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A Trick of the Eye

A Trick of the Eye

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There is a phenomenon that I know children are well aware of. It goes like this: If you close your eyes just the right amount and tilt your head at a certain angle, sort of looking at things through your eyelashes, everything looks a little fuzzy and gray in a very unusual way. I remember doing this as a child. I remember things looking the same as when I had a high fever and even the most innocuous pile of clothes on my bedroom chair seemed to have the features of some grotesque witch face. At that moment, I was fascinated and frightened simultaneously.

I overheard a group of children referring to this phenomenon in my second grade classroom, just a few short months ago, and so I now know that it was not unique to me, and that all children seem to be fascinated by altered images, that they can, at will, create.

Having prefaced my account with this anecdotal memory, I must confess, that I did this eye thing (by accident) with my Shabbat candles. There is a tradition to light, in addition to the standard two candles for Shamor (guard) and Zachor (remember), an additional candle for each child. In this way, many women are blessed with a tray full of beautiful, individual, shining pillars of light every Shabbat. Additionally, we have a custom whereby each girl over the age of three also lights her own, single, Shabbat candle. Needless to say, the candles individually and together emit an abundant amount of light from which I derive significant pleasure each week.

There is another tradition of the Shabbat candles that involves asking G‑d for anything in your heart immediately following the lighting of the candles. The time period between the beginning and end of sunset is of a special relevance. It is an extremely powerful and mystical time, like the time between the sun beginning to rise each day, and when it can actually be seen in its full- fledged fiery glory, suspended in the sky. Children learn early on that when their mother lights, this is not the time to complain to Mommy about being thirsty, bored, or not having the right socks to wear. This is Mommy’s most special time to commune with her Maker.

Well, on one particular Shabbat, I had just completed surveying my newly polished candelabra, finally free of waxy chunks clinging to the arms, and began the process of carefully lighting the candles. As I lit I concentrated for a moment on each of my children as I lit the candle that had been added in their honor, ending with Shamor and Zachor.

Then I closed my eyes and recited the blessing while remaining with my hands covering my eyes. As I ended some very heartfelt prayers, I suddenly experienced this phenomenon that happens with your eyes.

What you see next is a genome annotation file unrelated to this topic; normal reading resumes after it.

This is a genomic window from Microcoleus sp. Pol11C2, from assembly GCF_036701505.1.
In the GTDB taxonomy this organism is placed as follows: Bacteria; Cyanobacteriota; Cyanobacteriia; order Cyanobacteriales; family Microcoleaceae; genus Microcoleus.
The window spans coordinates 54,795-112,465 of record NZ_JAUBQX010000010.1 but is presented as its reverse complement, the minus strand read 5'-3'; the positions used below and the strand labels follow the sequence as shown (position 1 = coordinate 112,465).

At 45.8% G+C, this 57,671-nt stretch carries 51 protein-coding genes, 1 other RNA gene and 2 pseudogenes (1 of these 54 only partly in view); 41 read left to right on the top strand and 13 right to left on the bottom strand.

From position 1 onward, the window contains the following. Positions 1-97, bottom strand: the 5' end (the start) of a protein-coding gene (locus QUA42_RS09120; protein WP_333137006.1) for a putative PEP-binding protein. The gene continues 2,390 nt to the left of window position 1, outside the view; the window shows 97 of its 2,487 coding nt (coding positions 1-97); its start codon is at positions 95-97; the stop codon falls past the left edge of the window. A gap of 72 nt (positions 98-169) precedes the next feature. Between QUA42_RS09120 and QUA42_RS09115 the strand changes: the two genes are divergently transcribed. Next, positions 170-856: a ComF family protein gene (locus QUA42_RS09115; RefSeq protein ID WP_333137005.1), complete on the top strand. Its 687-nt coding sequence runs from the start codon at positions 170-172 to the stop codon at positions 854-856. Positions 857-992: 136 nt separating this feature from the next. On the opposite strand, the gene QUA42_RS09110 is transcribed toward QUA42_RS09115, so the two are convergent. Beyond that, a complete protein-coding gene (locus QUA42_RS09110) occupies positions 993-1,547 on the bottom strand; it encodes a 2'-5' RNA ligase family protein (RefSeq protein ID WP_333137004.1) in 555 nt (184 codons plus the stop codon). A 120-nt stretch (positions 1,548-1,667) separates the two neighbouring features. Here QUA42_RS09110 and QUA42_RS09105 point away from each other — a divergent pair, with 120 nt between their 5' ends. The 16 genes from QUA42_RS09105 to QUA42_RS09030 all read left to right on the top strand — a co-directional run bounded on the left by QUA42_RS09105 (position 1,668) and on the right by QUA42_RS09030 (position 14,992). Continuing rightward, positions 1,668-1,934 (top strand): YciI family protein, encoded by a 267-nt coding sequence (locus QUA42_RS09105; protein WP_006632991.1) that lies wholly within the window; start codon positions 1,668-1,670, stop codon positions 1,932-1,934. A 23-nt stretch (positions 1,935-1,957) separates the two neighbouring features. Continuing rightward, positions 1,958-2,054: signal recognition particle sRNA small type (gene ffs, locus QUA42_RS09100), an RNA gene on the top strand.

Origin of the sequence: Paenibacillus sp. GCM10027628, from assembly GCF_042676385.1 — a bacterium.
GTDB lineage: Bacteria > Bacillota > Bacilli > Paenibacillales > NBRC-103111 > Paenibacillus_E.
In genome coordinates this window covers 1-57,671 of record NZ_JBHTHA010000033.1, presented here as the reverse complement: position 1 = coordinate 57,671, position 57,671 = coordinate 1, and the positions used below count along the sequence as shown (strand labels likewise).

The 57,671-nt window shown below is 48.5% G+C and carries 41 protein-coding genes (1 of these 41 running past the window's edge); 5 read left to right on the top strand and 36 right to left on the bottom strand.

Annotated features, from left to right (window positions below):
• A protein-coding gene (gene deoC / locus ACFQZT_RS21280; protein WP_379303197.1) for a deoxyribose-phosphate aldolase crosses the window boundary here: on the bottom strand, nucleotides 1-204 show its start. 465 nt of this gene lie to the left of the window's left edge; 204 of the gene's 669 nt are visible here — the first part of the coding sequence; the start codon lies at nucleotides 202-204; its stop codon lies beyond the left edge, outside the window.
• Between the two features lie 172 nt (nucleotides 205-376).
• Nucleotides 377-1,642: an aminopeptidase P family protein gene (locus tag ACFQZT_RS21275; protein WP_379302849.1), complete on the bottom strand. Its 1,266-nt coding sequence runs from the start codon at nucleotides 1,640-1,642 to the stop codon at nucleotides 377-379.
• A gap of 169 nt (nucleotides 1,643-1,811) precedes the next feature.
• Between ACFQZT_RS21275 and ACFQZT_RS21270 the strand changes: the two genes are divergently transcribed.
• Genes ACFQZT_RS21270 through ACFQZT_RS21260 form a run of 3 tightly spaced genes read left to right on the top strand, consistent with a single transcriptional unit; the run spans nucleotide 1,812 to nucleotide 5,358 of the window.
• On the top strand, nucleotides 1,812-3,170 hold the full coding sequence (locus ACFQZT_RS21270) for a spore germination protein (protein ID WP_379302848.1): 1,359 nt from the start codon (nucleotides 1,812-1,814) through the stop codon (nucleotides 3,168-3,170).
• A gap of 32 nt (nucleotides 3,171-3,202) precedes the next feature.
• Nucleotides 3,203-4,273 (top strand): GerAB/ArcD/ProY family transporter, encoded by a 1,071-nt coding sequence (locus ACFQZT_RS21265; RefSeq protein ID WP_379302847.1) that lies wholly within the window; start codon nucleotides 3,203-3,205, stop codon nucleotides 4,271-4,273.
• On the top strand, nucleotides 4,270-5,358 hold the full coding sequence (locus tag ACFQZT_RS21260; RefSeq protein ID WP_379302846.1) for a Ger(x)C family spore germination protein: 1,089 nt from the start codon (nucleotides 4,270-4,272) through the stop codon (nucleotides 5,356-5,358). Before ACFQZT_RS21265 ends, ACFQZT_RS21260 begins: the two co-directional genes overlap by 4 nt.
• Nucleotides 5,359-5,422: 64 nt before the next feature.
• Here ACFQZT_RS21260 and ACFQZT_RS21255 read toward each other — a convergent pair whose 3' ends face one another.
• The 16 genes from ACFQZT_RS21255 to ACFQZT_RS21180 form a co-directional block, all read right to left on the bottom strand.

Perhaps mine were not shut as tightly as usual. Perhaps my hands were not completely covering my eyes. Perhaps the vision that greeted me was the answer that I was supposed to receive, for suddenly I saw a kaleidoscope-like view of all the individual candles, but they were no longer individuals. Each flame had burst into a circle of light, glowing within itself while extending outward, and overlapping the next ring of radiance, which in turn overlapped others, so that the entire image presented itself as an integrated series of luminaries, each with an individual core.

I stood and stared for several minutes, afraid of moving lest the image disappear. Slowly, it dawned on me, that while the image may not be fixed, the message I had received would remain. While each of my children are, and will always remain individuals in their core, their inner light can, and will glow, until they are completely encompassing one another, blending with the beauty of Shabbat. I can only hope to imagine, that if I were to be blessed with the opportunity to add to my trayful of glowing lights, the luminous image would continue to grow. And clearly this paradigm can be magnified a million fold, to include all of the candles of all the Jewish people. Now that I have viewed the meaning of my candles this way, I wonder if I will still need to do that funny trick with my eyes, or if the image will just present itself? Perhaps it is not a funny ‘trick’ after all. Perhaps it is what we really look like when we open our eyes a different way.

Tzvia has a M.A. in Special Ed. and has been teaching general studies in a local Jewish day school for several years. She is the mother of 5 children from whom she has the privilege to learn and gain new insights.
About the artist: Sheva Chaya created the art for TheJewishWoman.org homepage. An art graduate from Princeton University, Sheva Chaya works in watercolor and glass, vibrantly exploring Jewish and women's themes. Her work can be seen in her studio in Tsfat, Israel and on her website.
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Anonymous Toronto, Canada July 27, 2006

HOW IT IS . I do like this it is very well written and I truly think you have a great deal of talent. Yasher koach
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Anonymous July 19, 2006

You have enlightened me once again. Well written!!! Thank you for teaching me a thing or two. May your " brilliance" continue to inspire others. And may the glow of all our shabbat candles and quiet prayerful moments only lead to bringing Moshiach Now! Reply

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